US Senate Appropriations Committee Chairman Thad Cochran has revealed that $1bn is recommended in navy shipbuilding funds to procure the first US Coast Guard-operated icebreaker in 25 years.

The funding for the Polar Icebreaker Recapitalization Project is included in the US FY2017 Defense Appropriations Bill.

Cochran said: "Our FY2017 defence funding bill makes a critical investment in the long-delayed expansion of the US icebreaker fleet.

"The US needs the capability to have year-round access to Polar regions."

"We must take assertive action to provide the vessels needed to protect American national security and economic interests in the Arctic region.

"The US needs the capability to have year-round access to Polar regions."

The funding bill is expected to allow early construction to start as proposed by US President Barack Obama last year to move the planned icebreaker construction from 2022 to 2020.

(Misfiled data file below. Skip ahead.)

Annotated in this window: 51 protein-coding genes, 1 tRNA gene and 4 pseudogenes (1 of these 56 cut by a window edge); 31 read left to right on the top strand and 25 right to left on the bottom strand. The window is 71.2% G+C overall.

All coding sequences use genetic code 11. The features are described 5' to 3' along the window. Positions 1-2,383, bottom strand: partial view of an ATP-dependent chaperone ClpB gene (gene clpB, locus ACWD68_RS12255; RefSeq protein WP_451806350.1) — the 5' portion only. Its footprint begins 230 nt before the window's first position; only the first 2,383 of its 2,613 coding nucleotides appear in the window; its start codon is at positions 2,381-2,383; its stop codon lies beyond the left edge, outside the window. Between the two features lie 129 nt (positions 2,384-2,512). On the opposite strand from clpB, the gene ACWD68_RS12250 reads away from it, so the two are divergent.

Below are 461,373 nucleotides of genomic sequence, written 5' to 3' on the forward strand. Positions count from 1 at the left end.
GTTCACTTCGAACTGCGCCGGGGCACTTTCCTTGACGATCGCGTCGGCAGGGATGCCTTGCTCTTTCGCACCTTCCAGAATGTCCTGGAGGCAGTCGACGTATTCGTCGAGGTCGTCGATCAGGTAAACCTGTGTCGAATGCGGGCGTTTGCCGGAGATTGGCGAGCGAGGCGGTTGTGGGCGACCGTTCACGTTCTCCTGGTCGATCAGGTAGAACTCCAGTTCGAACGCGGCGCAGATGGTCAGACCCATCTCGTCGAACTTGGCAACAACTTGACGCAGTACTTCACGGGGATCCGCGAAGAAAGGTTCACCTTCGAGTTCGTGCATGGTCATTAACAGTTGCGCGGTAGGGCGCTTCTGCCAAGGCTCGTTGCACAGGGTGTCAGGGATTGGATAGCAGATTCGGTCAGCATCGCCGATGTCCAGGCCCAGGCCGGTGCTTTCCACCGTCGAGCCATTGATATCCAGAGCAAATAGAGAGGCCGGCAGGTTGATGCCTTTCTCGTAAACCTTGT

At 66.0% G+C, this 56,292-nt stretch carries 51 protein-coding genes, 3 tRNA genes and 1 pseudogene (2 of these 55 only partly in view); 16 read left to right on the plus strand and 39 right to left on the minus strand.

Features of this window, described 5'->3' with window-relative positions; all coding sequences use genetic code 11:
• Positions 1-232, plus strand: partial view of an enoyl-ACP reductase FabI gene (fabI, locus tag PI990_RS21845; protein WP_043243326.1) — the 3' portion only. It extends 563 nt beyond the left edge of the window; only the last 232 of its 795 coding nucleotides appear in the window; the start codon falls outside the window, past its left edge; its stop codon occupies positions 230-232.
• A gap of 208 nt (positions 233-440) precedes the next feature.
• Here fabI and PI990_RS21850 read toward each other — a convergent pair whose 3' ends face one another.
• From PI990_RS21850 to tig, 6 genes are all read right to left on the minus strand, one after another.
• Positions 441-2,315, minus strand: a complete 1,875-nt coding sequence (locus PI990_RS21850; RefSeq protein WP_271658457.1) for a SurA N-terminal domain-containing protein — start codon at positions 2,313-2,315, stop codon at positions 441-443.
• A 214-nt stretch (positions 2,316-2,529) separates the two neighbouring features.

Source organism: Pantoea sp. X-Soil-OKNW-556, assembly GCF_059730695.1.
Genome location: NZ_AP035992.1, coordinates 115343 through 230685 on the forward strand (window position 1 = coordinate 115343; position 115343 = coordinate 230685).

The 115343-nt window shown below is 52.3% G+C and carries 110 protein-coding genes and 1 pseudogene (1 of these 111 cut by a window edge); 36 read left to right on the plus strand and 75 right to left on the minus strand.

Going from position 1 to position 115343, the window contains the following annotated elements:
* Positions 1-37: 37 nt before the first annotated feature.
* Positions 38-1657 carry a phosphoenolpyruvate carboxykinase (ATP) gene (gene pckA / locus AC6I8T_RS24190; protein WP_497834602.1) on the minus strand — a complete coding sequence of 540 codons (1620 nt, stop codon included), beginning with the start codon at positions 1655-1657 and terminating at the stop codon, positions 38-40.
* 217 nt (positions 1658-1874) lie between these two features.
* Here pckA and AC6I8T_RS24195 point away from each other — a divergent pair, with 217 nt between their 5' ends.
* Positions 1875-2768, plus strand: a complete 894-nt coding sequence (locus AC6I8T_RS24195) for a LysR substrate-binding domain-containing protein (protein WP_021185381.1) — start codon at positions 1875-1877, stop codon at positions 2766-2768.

Additionally, the bill advocates actions to promote long-range cost savings.

The polar icebreakers serve a range of missions for the US Coast Guard, which includes bolstering the US defence’s operational readiness in the Arctic and Antarctic regions; paving the way to enforce treaties and laws to protect industry and the environment and provide logistical support to facilitate scientific research, commerce, national security activities, and maritime safety.

Currently, the US operates one heavy vessel and one medium ship, one of which has been in service for 40 years.

Commissioned in 1976, the US heavy icebreaker christened Polar Star measures 399ft-long and has exceeded its 30-year service life. The second heavy icebreaker, Coast Guard Cutter Polar Sea has been inactive since 2011.